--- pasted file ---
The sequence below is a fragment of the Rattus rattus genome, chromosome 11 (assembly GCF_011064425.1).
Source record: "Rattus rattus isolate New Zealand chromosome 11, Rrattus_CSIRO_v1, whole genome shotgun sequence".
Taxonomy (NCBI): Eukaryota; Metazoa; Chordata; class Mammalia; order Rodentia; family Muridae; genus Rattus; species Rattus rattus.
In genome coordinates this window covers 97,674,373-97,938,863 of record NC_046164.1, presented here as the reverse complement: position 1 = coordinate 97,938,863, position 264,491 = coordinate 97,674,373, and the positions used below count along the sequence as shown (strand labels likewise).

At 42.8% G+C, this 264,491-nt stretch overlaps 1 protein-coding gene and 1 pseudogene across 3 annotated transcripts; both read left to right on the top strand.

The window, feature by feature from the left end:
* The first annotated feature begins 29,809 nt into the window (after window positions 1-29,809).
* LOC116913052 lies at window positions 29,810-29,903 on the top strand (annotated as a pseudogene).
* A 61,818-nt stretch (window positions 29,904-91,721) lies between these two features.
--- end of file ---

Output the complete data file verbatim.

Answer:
The sequence below is a fragment of the Rattus rattus genome, chromosome 11 (assembly GCF_011064425.1).
Source record: "Rattus rattus isolate New Zealand chromosome 11, Rrattus_CSIRO_v1, whole genome shotgun sequence".
Taxonomy (NCBI): Eukaryota; Metazoa; Chordata; class Mammalia; order Rodentia; family Muridae; genus Rattus; species Rattus rattus.
In genome coordinates this window covers 97,674,373-97,938,863 of record NC_046164.1, presented here as the reverse complement: position 1 = coordinate 97,938,863, position 264,491 = coordinate 97,674,373, and the positions used below count along the sequence as shown (strand labels likewise).

At 42.8% G+C, this 264,491-nt stretch overlaps 1 protein-coding gene and 1 pseudogene across 3 annotated transcripts; both read left to right on the top strand.

The window, feature by feature from the left end:
* The first annotated feature begins 29,809 nt into the window (after window positions 1-29,809).
* LOC116913052 lies at window positions 29,810-29,903 on the top strand (annotated as a pseudogene).
* A 61,818-nt stretch (window positions 29,904-91,721) lies between these two features.